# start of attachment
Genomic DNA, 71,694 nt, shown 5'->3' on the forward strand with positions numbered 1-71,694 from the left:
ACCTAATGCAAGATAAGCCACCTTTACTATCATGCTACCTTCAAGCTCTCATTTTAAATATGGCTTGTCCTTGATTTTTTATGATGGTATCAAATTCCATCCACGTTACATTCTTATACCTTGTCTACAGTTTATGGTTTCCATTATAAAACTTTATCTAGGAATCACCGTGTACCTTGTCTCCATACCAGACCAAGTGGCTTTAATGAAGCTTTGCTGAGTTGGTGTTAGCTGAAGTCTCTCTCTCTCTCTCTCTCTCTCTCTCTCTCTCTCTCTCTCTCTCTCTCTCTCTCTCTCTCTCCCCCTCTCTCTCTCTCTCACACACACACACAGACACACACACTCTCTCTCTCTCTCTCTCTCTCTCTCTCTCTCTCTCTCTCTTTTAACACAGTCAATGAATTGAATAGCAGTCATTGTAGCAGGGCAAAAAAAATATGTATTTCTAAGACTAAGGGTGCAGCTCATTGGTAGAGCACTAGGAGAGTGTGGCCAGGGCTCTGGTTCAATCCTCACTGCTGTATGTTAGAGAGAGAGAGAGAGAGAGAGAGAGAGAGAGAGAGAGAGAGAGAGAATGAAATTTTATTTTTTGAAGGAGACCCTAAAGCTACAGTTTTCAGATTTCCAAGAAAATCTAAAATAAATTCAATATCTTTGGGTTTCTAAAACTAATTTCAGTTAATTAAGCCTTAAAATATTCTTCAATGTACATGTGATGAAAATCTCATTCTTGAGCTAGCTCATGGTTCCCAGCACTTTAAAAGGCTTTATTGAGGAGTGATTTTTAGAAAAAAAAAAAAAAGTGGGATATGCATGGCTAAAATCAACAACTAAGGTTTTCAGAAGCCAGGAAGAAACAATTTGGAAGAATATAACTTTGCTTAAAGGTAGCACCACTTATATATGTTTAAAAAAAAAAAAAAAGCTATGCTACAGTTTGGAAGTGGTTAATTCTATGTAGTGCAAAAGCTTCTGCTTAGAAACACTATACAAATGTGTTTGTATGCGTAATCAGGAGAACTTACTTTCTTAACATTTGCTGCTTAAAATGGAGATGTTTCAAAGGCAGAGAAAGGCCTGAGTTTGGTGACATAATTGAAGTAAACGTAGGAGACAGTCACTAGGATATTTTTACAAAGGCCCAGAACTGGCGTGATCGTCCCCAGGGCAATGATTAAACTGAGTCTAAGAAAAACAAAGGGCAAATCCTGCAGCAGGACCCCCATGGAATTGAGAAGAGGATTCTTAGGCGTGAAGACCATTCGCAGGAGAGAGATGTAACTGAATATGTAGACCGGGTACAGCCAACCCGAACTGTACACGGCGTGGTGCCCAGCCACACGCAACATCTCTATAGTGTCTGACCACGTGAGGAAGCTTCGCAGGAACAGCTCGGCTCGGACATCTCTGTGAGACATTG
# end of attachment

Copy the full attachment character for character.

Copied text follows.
Genomic DNA, 71,694 nt, shown 5'->3' on the forward strand with positions numbered 1-71,694 from the left:
ACCTAATGCAAGATAAGCCACCTTTACTATCATGCTACCTTCAAGCTCTCATTTTAAATATGGCTTGTCCTTGATTTTTTATGATGGTATCAAATTCCATCCACGTTACATTCTTATACCTTGTCTACAGTTTATGGTTTCCATTATAAAACTTTATCTAGGAATCACCGTGTACCTTGTCTCCATACCAGACCAAGTGGCTTTAATGAAGCTTTGCTGAGTTGGTGTTAGCTGAAGTCTCTCTCTCTCTCTCTCTCTCTCTCTCTCTCTCTCTCTCTCTCTCTCTCTCTCTCTCTCTCTCCCCCTCTCTCTCTCTCTCACACACACACACAGACACACACACTCTCTCTCTCTCTCTCTCTCTCTCTCTCTCTCTCTCTCTCTTTTAACACAGTCAATGAATTGAATAGCAGTCATTGTAGCAGGGCAAAAAAAATATGTATTTCTAAGACTAAGGGTGCAGCTCATTGGTAGAGCACTAGGAGAGTGTGGCCAGGGCTCTGGTTCAATCCTCACTGCTGTATGTTAGAGAGAGAGAGAGAGAGAGAGAGAGAGAGAGAGAGAGAGAGAGAGAATGAAATTTTATTTTTTGAAGGAGACCCTAAAGCTACAGTTTTCAGATTTCCAAGAAAATCTAAAATAAATTCAATATCTTTGGGTTTCTAAAACTAATTTCAGTTAATTAAGCCTTAAAATATTCTTCAATGTACATGTGATGAAAATCTCATTCTTGAGCTAGCTCATGGTTCCCAGCACTTTAAAAGGCTTTATTGAGGAGTGATTTTTAGAAAAAAAAAAAAAAGTGGGATATGCATGGCTAAAATCAACAACTAAGGTTTTCAGAAGCCAGGAAGAAACAATTTGGAAGAATATAACTTTGCTTAAAGGTAGCACCACTTATATATGTTTAAAAAAAAAAAAAAAGCTATGCTACAGTTTGGAAGTGGTTAATTCTATGTAGTGCAAAAGCTTCTGCTTAGAAACACTATACAAATGTGTTTGTATGCGTAATCAGGAGAACTTACTTTCTTAACATTTGCTGCTTAAAATGGAGATGTTTCAAAGGCAGAGAAAGGCCTGAGTTTGGTGACATAATTGAAGTAAACGTAGGAGACAGTCACTAGGATATTTTTACAAAGGCCCAGAACTGGCGTGATCGTCCCCAGGGCAATGATTAAACTGAGTCTAAGAAAAACAAAGGGCAAATCCTGCAGCAGGACCCCCATGGAATTGAGAAGAGGATTCTTAGGCGTGAAGACCATTCGCAGGAGAGAGATGTAACTGAATATGTAGACCGGGTACAGCCAACCCGAACTGTACACGGCGTGGTGCCCAGCCACACGCAACATCTCTATAGTGTCTGACCACGTGAGGAAGCTTCGCAGGAACAGCTCGGCTCGGACATCTCTGTGAGACATTG